Monday, February 16, 2015
Canada's Green Economy: Fossil Fuels Overshadow Sustainable Business
The report Canada and the Green Economy was written by ACCA (the Association of Chartered Certified Accountants), the global body for professional accountants. The report explores what the green economy means to Canada, with a particular focus on Canadian companies and the accountancy profession.
The report describes a green economy as one which is "low carbon, resource efficient and socially inclusive." Canada’s green economy is estimated to be 2–5 percent of GDP and worth $32–80 billion. It is interesting to note that in 2011, the International Monetary Fund said that Canada’s oil subsidies amounted to $34 billion per year.
While the report indicates that the green economy has been elevated onto the international agenda, it also said that Canada is, "a major global player in key aspects of the established old economy – notably fossil energy, and Athabascan oil sands in particular – and has a complex relationship with global efforts to move to a green economy. Making significant progress will depend on Canada’s simultaneously increasing greener activities and phasing out less sustainable ones."
In a section on case studies it highlighted sustainability initiatives from Walmart, Better Place, Loblaw, Domtar and Vancity.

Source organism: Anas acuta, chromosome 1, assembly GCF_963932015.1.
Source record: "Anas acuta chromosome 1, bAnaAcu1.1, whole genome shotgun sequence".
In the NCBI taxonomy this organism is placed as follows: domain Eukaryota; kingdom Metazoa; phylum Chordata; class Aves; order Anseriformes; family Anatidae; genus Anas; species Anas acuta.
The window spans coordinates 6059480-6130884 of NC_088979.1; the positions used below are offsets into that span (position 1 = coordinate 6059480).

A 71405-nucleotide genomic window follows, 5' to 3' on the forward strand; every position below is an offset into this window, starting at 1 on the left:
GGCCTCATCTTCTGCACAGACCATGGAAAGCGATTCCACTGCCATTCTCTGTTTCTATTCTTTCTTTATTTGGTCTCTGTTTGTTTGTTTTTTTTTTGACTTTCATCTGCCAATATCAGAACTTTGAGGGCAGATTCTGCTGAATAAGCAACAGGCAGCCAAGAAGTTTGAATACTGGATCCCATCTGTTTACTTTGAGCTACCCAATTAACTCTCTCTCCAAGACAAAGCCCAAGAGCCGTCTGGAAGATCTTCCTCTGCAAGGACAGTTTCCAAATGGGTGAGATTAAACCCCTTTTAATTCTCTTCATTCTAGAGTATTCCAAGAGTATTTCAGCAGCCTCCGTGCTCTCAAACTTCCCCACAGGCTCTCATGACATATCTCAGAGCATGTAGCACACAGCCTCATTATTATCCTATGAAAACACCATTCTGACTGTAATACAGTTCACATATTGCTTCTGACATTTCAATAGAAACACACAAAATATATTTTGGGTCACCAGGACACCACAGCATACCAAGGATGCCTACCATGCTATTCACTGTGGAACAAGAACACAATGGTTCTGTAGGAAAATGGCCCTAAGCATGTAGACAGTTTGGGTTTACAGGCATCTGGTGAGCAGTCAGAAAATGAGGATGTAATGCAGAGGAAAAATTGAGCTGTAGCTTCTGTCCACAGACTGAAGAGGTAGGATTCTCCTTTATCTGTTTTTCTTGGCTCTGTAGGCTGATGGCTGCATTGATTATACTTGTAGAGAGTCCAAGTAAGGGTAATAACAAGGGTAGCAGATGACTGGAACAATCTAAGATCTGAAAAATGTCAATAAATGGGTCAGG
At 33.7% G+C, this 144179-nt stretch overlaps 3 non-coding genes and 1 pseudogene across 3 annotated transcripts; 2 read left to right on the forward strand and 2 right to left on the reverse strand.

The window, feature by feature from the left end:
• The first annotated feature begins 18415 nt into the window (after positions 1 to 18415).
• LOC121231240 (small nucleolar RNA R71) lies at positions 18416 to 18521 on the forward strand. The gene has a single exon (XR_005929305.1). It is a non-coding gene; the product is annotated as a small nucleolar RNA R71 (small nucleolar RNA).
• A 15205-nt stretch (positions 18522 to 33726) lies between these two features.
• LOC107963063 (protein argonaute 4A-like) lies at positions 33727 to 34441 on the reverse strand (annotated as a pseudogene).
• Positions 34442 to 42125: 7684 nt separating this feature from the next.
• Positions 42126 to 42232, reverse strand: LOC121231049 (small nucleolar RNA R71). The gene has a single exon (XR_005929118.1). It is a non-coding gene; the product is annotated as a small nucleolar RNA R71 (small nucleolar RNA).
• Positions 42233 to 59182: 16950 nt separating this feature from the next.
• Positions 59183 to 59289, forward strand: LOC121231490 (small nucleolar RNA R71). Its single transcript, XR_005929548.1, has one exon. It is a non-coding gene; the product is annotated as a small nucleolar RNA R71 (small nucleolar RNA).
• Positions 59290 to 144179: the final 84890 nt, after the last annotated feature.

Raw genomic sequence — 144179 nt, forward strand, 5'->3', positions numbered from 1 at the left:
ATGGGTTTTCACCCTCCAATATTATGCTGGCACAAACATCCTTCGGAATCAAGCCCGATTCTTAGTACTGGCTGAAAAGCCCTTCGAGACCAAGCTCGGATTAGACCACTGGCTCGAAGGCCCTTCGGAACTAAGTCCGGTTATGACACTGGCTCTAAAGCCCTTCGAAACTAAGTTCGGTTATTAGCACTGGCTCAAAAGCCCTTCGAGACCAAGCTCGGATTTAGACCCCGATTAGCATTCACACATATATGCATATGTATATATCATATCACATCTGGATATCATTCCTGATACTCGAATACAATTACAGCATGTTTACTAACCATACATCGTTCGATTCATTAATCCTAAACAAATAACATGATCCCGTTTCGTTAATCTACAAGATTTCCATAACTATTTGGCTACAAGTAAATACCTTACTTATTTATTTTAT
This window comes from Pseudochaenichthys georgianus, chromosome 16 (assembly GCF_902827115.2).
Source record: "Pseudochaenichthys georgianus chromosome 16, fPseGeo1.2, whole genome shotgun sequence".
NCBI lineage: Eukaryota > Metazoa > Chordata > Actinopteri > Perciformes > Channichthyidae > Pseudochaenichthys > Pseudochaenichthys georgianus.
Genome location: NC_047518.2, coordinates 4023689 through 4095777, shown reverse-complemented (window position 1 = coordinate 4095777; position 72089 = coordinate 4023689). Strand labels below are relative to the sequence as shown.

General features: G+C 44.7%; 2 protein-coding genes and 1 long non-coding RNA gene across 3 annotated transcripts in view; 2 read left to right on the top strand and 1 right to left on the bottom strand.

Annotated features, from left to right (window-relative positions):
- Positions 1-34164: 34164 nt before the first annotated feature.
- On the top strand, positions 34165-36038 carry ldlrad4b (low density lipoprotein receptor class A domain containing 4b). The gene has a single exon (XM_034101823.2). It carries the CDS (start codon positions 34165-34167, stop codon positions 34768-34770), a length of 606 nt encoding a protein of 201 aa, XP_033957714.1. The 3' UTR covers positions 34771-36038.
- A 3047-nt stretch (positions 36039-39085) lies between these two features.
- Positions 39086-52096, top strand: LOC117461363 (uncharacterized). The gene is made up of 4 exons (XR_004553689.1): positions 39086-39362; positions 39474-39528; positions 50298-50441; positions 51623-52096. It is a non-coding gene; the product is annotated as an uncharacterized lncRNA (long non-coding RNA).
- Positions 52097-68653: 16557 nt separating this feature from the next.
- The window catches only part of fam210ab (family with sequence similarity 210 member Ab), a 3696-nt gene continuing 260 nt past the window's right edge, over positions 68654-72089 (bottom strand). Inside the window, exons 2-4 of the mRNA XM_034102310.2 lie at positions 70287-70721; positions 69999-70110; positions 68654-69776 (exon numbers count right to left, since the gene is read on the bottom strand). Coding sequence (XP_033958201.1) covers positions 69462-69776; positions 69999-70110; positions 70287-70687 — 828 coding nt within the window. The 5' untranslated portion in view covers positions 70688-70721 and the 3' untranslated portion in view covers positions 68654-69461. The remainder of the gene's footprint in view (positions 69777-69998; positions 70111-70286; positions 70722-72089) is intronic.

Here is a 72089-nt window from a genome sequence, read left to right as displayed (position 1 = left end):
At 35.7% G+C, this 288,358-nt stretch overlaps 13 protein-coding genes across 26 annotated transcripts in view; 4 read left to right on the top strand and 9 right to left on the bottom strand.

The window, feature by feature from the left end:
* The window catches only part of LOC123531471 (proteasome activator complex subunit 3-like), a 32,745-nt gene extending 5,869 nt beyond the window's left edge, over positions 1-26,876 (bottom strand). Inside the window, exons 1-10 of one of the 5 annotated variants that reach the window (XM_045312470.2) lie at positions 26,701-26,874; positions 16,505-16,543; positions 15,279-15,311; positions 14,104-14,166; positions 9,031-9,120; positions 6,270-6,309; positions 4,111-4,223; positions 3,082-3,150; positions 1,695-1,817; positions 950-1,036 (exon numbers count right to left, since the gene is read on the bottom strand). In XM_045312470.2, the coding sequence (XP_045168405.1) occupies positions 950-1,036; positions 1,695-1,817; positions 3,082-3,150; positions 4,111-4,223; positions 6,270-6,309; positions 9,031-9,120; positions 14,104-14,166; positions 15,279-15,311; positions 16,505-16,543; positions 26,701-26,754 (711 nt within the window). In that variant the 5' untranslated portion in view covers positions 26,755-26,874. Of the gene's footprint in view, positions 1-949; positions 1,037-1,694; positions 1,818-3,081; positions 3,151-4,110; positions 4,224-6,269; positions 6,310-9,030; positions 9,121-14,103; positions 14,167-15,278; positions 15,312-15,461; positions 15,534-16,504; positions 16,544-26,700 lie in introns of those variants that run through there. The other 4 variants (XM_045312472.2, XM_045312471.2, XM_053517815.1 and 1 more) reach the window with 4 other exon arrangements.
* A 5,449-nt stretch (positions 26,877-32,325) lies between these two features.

Walmart: The retailer’s Balzac refrigerated food distribution center near Calgary is one of the greenest commercial buildings in the country.
Better Place: The electric vehicle infrastructure company’s Ontario pilot is helping bring sustainable travel to Canada through an integrated approach to EVs, batteries, financing and charging infrastructure.
Loblaw: The case study examines the company’s sustainable fish procurement and retailing and how it has expanded the use of sustainability certification across different species of seafood.
Domtar: The study outlines the company’s efforts to ensure the sustainability credentials of its products through its paper trail online tool.
Vancity: The company supports its customers’ sustainability choices through auto loans, home improvement loans and business financing that favor greener options.
To read the full report click here.
Posted by Richard Matthews